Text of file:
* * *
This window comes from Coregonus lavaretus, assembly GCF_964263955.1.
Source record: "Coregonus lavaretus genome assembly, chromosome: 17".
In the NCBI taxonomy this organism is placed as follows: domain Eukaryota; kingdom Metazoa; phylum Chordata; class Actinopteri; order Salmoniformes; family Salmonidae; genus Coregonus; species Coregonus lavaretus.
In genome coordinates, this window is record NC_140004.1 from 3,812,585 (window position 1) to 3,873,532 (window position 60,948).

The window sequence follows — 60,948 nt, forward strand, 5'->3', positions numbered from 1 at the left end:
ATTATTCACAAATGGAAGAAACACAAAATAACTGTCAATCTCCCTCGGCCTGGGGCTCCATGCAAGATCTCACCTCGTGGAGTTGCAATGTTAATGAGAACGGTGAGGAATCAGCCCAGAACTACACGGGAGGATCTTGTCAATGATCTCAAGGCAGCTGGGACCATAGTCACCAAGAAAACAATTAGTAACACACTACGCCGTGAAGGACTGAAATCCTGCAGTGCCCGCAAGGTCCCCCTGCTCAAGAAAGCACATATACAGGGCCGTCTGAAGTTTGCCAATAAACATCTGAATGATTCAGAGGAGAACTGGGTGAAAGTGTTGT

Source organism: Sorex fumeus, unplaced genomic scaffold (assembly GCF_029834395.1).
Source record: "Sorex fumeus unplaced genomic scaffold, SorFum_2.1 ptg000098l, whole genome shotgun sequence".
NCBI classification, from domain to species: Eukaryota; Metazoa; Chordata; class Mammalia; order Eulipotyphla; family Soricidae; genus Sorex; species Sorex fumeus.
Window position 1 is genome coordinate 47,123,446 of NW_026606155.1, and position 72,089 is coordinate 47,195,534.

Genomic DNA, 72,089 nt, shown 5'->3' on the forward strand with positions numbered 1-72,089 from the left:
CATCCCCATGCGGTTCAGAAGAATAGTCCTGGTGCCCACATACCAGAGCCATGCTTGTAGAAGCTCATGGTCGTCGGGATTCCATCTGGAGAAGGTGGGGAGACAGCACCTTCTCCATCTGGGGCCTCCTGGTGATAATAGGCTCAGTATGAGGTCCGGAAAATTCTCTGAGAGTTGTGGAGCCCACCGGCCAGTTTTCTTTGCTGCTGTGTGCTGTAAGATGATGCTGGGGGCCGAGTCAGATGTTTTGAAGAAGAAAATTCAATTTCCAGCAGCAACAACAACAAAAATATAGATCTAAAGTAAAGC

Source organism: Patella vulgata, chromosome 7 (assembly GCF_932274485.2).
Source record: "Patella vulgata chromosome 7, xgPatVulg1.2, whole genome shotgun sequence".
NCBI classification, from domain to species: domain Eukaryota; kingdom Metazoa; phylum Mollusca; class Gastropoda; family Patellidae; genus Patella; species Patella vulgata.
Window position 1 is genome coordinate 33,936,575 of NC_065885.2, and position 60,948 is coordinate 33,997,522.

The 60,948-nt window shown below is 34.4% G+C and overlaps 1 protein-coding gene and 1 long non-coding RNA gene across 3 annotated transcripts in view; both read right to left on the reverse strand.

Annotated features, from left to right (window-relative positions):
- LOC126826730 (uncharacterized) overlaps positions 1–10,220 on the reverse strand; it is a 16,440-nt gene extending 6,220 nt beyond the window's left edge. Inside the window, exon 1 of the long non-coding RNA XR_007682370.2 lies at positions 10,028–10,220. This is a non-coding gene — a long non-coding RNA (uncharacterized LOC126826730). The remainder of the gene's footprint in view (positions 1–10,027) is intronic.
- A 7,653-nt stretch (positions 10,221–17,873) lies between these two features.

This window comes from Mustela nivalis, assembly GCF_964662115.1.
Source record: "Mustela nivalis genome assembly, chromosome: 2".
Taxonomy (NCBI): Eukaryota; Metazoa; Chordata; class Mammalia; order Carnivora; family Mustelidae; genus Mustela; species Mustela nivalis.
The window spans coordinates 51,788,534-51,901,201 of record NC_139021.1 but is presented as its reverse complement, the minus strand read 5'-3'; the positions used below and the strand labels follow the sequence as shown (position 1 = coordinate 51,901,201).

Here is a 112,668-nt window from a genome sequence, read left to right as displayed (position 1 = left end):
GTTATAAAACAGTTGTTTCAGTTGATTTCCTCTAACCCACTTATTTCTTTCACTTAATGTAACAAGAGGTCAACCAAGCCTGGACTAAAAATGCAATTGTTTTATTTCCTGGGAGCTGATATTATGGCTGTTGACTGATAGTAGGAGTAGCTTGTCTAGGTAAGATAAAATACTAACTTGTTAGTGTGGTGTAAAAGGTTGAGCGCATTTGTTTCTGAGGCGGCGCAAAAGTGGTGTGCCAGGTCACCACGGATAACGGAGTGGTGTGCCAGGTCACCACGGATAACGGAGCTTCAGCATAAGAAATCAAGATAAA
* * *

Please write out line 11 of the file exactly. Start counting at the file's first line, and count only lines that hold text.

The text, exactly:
Genomic DNA, 72,089 nt, shown 5'->3' on the forward strand with positions numbered 1-72,089 from the left: